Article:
HONG KONG -- China's new security law for Hong Kong will let Beijing overrule the city's legal system by giving the central government jurisdiction over cases under "certain circumstances," according to details released Saturday.
While the exact wording remains unknown, the draft legislation stipulates that judges handling national security court cases shall be appointed by Hong Kong's leader, rather than by the city's chief justice, who normally assigns judges for criminal cases, Beijing's official Xinhua News Agency reported.
City authorities would be responsible for enforcement of the law, but Beijing would be able to exercise jurisdiction over a "very small number of cases," the report said.
The key features of the law were revealed after a three-day, closed-door meeting of the National People's Congress Standing Committee, China's top decision-making body.
The committee will hold a special session between June 28 and 30 where it may vote on the new legislation, according to local media reports in mainland China and Hong Kong, on Sunday.
The law may take effect in Hong Kong before the annual anti-government rally by pro-democracy organization on July 1 -- though expected to be banned by the police on "health concerns" -- and the upcoming Legislative Council election in September.
The meeting that ended Saturday was the first top-level session since Beijing approved the plan to impose a national security law on Hong Kong -- bypassing the city's legislature -- on May 28 during its annual parliamentary session. The proposed legislation will outlaw activities involving "separatism, subversion, terrorism and foreign interference."
In case of any ambiguity over the law, the power to interpret the legislation will also rest with the NPC Standing Committee, the report said, giving Beijing final say on the law's implementation.
A new security commission reporting to the central government will be established in Hong Kong to advise on national security policies, gather intelligence and prosecute cases, according to the law's framework. It will be chaired by the city's chief executive. Meanwhile, the Department of Justice and the Hong Kong Police Force will set up special units to enforce the new security protocols.
The Group of Seven leading economies and the European Union have urged China to reconsider the plan, citing violations of the promised autonomy to Hong Kong as part of the 1997 British handover to China. Last month, Washington said it would move to revoke the preferential trade treatment it extends to Hong Kong over the proposed law.
The security law represents Beijing's response to months of political protests and clashes between demonstrators and police in the city, touched off by a proposed extradition law that would have allowed criminal suspects to be extradited to mainland China and other places without such an agreement. Although the government withdrew the plan last year, Beijing's move to assert jurisdiction over some security law cases suggests suspects could be still tried in mainland courts, which are directly under Communist Party control.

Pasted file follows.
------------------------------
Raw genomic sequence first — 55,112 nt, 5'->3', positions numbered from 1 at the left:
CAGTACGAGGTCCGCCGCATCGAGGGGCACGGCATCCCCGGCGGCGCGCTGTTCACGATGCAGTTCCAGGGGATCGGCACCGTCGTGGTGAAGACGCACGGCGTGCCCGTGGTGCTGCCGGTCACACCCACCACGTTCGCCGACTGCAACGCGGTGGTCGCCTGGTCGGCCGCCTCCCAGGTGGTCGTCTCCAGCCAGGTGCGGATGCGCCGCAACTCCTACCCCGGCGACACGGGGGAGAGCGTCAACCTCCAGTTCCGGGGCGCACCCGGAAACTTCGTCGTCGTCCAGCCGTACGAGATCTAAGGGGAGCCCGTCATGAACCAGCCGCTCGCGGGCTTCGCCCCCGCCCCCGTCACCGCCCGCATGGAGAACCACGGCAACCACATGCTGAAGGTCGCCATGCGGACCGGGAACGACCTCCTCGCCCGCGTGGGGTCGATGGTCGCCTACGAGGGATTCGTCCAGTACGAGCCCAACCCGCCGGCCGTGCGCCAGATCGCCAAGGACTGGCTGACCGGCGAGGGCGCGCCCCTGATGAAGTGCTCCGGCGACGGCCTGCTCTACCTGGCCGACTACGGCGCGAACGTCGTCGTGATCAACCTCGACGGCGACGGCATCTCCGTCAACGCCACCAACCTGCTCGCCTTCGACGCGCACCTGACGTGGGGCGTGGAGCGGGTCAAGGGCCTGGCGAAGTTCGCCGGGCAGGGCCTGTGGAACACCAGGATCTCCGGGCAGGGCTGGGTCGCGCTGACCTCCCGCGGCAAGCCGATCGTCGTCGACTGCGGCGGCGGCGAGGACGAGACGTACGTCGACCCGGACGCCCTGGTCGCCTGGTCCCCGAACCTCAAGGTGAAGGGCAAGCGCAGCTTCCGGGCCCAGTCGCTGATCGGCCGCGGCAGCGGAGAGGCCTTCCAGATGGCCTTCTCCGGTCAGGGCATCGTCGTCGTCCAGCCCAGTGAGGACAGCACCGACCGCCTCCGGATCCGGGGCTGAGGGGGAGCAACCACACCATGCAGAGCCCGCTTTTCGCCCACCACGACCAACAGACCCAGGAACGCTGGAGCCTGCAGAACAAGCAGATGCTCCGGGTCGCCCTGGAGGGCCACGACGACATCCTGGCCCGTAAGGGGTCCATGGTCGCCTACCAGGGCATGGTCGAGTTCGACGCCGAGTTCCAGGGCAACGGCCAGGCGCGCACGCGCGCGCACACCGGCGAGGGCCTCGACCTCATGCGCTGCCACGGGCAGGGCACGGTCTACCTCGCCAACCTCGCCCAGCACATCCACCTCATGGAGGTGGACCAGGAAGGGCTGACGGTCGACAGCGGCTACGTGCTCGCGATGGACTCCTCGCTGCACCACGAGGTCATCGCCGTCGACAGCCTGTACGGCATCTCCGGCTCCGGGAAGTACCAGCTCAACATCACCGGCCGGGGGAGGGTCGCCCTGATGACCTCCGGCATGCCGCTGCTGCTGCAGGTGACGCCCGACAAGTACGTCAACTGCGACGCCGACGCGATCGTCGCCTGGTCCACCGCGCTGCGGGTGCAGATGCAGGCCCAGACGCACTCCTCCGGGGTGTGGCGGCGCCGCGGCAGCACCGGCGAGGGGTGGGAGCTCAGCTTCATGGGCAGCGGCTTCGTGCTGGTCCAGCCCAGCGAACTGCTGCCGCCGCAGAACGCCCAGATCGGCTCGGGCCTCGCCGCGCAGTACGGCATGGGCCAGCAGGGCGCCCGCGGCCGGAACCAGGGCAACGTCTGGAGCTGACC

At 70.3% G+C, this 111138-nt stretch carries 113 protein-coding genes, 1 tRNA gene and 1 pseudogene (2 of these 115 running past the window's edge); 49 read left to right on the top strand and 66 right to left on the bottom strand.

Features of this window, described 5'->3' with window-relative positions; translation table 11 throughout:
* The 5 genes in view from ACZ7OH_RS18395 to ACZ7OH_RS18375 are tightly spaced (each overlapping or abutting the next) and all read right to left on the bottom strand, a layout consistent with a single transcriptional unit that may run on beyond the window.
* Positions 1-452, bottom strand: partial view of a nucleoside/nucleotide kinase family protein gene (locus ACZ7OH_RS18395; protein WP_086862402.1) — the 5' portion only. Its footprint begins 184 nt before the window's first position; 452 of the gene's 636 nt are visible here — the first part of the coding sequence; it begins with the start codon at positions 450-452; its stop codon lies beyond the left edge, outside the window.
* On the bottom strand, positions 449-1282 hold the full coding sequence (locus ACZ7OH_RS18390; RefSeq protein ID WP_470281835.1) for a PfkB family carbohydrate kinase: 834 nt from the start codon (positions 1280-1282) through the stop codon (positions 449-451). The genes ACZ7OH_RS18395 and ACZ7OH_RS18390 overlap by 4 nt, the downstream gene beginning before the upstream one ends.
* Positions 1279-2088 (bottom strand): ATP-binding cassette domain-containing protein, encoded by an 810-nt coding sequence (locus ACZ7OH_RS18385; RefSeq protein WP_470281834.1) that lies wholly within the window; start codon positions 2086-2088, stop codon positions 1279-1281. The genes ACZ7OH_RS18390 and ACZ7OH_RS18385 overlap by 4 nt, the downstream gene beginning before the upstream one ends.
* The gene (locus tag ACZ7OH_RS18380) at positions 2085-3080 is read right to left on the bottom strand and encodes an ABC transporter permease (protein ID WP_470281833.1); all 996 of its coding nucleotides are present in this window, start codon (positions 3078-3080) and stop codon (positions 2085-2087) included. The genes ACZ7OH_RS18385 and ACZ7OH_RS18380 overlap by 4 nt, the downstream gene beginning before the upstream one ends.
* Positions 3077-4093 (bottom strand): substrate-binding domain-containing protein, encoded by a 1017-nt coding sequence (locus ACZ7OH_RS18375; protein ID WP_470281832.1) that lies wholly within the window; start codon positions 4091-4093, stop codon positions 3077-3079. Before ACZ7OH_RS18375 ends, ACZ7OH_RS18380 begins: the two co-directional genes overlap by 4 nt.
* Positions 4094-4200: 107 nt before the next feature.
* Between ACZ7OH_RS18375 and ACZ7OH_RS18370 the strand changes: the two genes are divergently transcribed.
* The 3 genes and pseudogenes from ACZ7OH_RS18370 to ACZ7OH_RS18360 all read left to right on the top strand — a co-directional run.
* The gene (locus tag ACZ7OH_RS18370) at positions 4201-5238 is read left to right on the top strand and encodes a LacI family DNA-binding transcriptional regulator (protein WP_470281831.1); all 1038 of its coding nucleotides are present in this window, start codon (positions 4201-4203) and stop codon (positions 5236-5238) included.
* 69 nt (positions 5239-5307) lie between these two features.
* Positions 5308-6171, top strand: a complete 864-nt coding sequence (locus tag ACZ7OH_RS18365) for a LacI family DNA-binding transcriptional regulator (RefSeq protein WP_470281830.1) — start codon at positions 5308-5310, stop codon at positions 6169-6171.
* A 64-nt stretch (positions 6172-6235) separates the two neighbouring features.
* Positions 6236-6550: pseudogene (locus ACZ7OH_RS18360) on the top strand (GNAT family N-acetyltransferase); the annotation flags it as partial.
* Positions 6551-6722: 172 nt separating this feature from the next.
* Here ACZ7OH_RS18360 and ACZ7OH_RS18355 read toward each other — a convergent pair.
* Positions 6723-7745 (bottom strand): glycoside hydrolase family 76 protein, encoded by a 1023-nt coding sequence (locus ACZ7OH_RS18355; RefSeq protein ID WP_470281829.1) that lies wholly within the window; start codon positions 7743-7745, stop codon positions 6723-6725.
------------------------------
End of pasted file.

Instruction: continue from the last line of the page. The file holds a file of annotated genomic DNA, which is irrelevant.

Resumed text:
Critics fear the law would curtail civil liberties in the city underpinned by the "one country, two systems" principle, which grants the city a certain degree of autonomy such as free speech and an independent judiciary. About 98% of journalists in the city oppose the security legislation, a recent poll by Hong Kong Journalists Association showed.
Half of Hongkongers now believe that the city has already entered "one country, one system," according to a survey published on Friday by the Hong Kong Public Opinion Research Institute.
The result reflects how "public confidence has dropped so much over the past 12 months [and] negative feeling about almost anything about China and Hong Kong government," Robert Chung Ting-yiu, the institute president, told the Nikkei Asian Review.
Tam Yiu-chung, Hong Kong's sole member on the NPC Standing Committee, told local media Saturday that national security crimes are likely to carry sentences of three to 10 years imprisonment and that the law would not be retroactive.
Jerome Cohen, New York University professor and co-director of the school's U.S.-Asia Law Institute, said in a blog post Saturday that much remained uncertain about the law and its implementation.
"How are the NSL (national security law) crimes being defined? By what criteria will the CE select judges and why is this special system necessary?" the veteran Sinologist wrote after the details of the legislation was revealed. The law lacks necessary protections and safeguards on human rights and liberties which are supposed to be guaranteed under existing Hong Kong laws, he suggested. "The Handover has clearly become the Takeover."
Additional reporting by Nikkei Asian Review chief business news correspondent Kenji Kawase.